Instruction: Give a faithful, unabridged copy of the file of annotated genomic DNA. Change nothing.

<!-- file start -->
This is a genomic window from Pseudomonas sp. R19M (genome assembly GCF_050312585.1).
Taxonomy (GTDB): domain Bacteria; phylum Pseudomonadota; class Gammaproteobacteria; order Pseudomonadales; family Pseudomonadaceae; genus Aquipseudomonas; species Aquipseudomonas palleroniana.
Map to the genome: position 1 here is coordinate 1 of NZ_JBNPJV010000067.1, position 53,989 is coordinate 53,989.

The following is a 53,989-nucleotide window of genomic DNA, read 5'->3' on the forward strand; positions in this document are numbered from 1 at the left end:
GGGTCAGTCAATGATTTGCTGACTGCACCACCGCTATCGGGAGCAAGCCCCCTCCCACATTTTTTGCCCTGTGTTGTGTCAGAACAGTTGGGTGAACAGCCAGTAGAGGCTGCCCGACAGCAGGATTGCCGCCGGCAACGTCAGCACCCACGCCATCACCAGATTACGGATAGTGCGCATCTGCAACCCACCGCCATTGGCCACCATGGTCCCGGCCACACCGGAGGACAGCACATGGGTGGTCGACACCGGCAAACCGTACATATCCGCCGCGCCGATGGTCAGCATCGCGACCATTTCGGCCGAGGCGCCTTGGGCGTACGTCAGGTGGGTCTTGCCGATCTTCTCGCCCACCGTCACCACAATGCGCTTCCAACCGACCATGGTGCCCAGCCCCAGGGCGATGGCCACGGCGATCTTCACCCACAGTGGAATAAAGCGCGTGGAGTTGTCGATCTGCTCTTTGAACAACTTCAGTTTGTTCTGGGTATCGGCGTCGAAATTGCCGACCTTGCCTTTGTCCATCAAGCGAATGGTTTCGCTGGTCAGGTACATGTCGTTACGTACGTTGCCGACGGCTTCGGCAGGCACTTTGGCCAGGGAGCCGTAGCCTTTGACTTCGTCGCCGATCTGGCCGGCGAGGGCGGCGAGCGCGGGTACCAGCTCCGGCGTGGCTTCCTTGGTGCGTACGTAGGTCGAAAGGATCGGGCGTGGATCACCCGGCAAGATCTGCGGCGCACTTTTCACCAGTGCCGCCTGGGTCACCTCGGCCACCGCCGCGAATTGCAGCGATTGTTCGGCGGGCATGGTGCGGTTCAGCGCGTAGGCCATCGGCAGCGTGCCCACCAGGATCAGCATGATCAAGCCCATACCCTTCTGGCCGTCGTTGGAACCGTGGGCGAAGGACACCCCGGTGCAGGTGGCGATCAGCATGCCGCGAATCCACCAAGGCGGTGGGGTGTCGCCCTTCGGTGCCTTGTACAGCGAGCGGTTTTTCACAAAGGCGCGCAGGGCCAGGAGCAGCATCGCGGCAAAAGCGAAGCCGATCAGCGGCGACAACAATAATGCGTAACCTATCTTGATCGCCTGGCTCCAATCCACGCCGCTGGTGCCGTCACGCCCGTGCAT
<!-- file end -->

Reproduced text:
This is a genomic window from Pseudomonas sp. R19M (genome assembly GCF_050312585.1).
Taxonomy (GTDB): domain Bacteria; phylum Pseudomonadota; class Gammaproteobacteria; order Pseudomonadales; family Pseudomonadaceae; genus Aquipseudomonas; species Aquipseudomonas palleroniana.
Map to the genome: position 1 here is coordinate 1 of NZ_JBNPJV010000067.1, position 53,989 is coordinate 53,989.

The following is a 53,989-nucleotide window of genomic DNA, read 5'->3' on the forward strand; positions in this document are numbered from 1 at the left end:
GGGTCAGTCAATGATTTGCTGACTGCACCACCGCTATCGGGAGCAAGCCCCCTCCCACATTTTTTGCCCTGTGTTGTGTCAGAACAGTTGGGTGAACAGCCAGTAGAGGCTGCCCGACAGCAGGATTGCCGCCGGCAACGTCAGCACCCACGCCATCACCAGATTACGGATAGTGCGCATCTGCAACCCACCGCCATTGGCCACCATGGTCCCGGCCACACCGGAGGACAGCACATGGGTGGTCGACACCGGCAAACCGTACATATCCGCCGCGCCGATGGTCAGCATCGCGACCATTTCGGCCGAGGCGCCTTGGGCGTACGTCAGGTGGGTCTTGCCGATCTTCTCGCCCACCGTCACCACAATGCGCTTCCAACCGACCATGGTGCCCAGCCCCAGGGCGATGGCCACGGCGATCTTCACCCACAGTGGAATAAAGCGCGTGGAGTTGTCGATCTGCTCTTTGAACAACTTCAGTTTGTTCTGGGTATCGGCGTCGAAATTGCCGACCTTGCCTTTGTCCATCAAGCGAATGGTTTCGCTGGTCAGGTACATGTCGTTACGTACGTTGCCGACGGCTTCGGCAGGCACTTTGGCCAGGGAGCCGTAGCCTTTGACTTCGTCGCCGATCTGGCCGGCGAGGGCGGCGAGCGCGGGTACCAGCTCCGGCGTGGCTTCCTTGGTGCGTACGTAGGTCGAAAGGATCGGGCGTGGATCACCCGGCAAGATCTGCGGCGCACTTTTCACCAGTGCCGCCTGGGTCACCTCGGCCACCGCCGCGAATTGCAGCGATTGTTCGGCGGGCATGGTGCGGTTCAGCGCGTAGGCCATCGGCAGCGTGCCCACCAGGATCAGCATGATCAAGCCCATACCCTTCTGGCCGTCGTTGGAACCGTGGGCGAAGGACACCCCGGTGCAGGTGGCGATCAGCATGCCGCGAATCCACCAAGGCGGTGGGGTGTCGCCCTTCGGTGCCTTGTACAGCGAGCGGTTTTTCACAAAGGCGCGCAGGGCCAGGAGCAGCATCGCGGCAAAAGCGAAGCCGATCAGCGGCGACAACAATAATGCGTAACCTATCTTGATCGCCTGGCTCCAATCCACGCCGCTGGTGCCGTCACGCCCGTGCAT